Each spring, the students put on a series of concerts to showcase the work they did over the past year. Before one of these performances, I asked several of them if their work with field recordings had at all affected how they perceived their environments. The response I got was overwhelmingly utilitarian.
“Yes,” one student exclaims. “But it’s like, ‘Oh, I should sample that!’ If you hear something, you don’t always think, ‘Oh, that’s musical’ or ‘That’s cool.’ You’re more like, ‘That sound, I can use it.’” Another student takes up this point: “At first, you wonder what you could do with something so limited as a coo from a pigeon. But once you get into that and start experimenting, you take that one limitation and you break the barriers. You start exploring a whole new side of…” He pauses as he searches for the word. “It opens up a lot of doors,” someone else concludes.
There’s a well-known divide between theory and practice. Unfortunately, standardized education often falls short on both fronts. Take the high school math curriculum, for instance: a labyrinth of quadratic functions and trigonometric ratios, it goes far beyond any practical application. Yet at the same time, it also fails to delve into the truly theoretical foundations of mathematics, bypassing proof and number theory almost completely.
High school music education, for the most part, is in a comparable state. How many theory courses revolve around the playing and replaying of melodic minor scales? How many jazz-band guitarists have been told to simply “Freddie Green it”? According to Ault, traditional music programs—despite their virtues–suffer from a serious limitation in scope. “Typical music programs don’t always serve the non-traditional kids,” he explains. “But in my program, you’ll get everything from hip hop to sound exploration to electronic to rock.”
“Lots of us came from different musical backgrounds,” says Dmitriy, a twelfth grader who’s returned to take the program a second year. “I didn’t come from a musical background. I just kind of started making stuff. But I really fell in love with the idea of making music. And going into this program, some people came from a strictly theoretical knowledge of music, others from a technical knowledge.”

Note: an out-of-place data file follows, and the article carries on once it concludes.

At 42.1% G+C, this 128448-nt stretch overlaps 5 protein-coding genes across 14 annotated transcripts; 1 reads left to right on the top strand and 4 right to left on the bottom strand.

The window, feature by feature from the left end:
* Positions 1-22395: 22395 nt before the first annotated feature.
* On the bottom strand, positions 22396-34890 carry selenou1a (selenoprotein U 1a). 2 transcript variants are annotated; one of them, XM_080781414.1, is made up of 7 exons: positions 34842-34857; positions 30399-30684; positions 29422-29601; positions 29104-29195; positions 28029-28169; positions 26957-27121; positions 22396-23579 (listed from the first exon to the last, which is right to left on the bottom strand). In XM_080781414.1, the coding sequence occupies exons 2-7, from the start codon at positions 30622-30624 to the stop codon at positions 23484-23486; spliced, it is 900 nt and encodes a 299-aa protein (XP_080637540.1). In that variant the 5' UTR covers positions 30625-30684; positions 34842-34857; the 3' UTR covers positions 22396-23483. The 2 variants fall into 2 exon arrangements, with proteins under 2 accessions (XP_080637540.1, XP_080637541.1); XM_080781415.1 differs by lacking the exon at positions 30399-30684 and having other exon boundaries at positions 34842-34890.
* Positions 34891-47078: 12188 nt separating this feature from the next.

“In our assignments,” he continues, “we had to collaborate with people that are outside of our usual realm of music. Working with those people and making something with them, you get a lot of weird stuff out of it.”
As a technical program, Digital Sound Production is successful in its aims, with alumni going on to enjoy fruitful careers in music, production, radio and film. Upon graduation, one student was hired by the studio at which she interned throughout high school. Another went into electrical engineering but with a secondary focus on sound and acoustics. Several found employment in film and TV, producing shows and documentaries or working on-set. Many became professional artists and musicians.
Yet as Ault explains, the real strength of the program–its most impressive accomplishment–lies in the attitude it impresses upon the students. “There’s this kind of larger educational goal where the kids can create creative projects on their own, where they don’t have to be told how to create them,” he says. “Obviously, there’s the skill-building stuff. But honestly, I think that anybody can learn the skill-building stuff whenever. I think the point is that these kids get those professional skills early on. That and the idea of creating. It’s more of a mentality than any particular skills.”
“It’s like a whole new world,” says Dmitriy, taking a break from the pre-concert setup. “It’s like a whole new world and you’re going continue pursuing that and learning more about it while you’re going along your own road of interest.” He looks past me as he speaks. “Once you become comfortable with that, you can do it all day. You can sit somewhere and just get the equipment and keep on doing what you’re doing. Just making stuff.”
Before moving to Vancouver, Kaelan Unrau completed a double major in English and Philosophy at the University of Victoria, where he specialized in Modernist American poetry and the metaphysics of proper names. He likes to spend his time reading old books, listening to free jazz and complaining about contemporary society.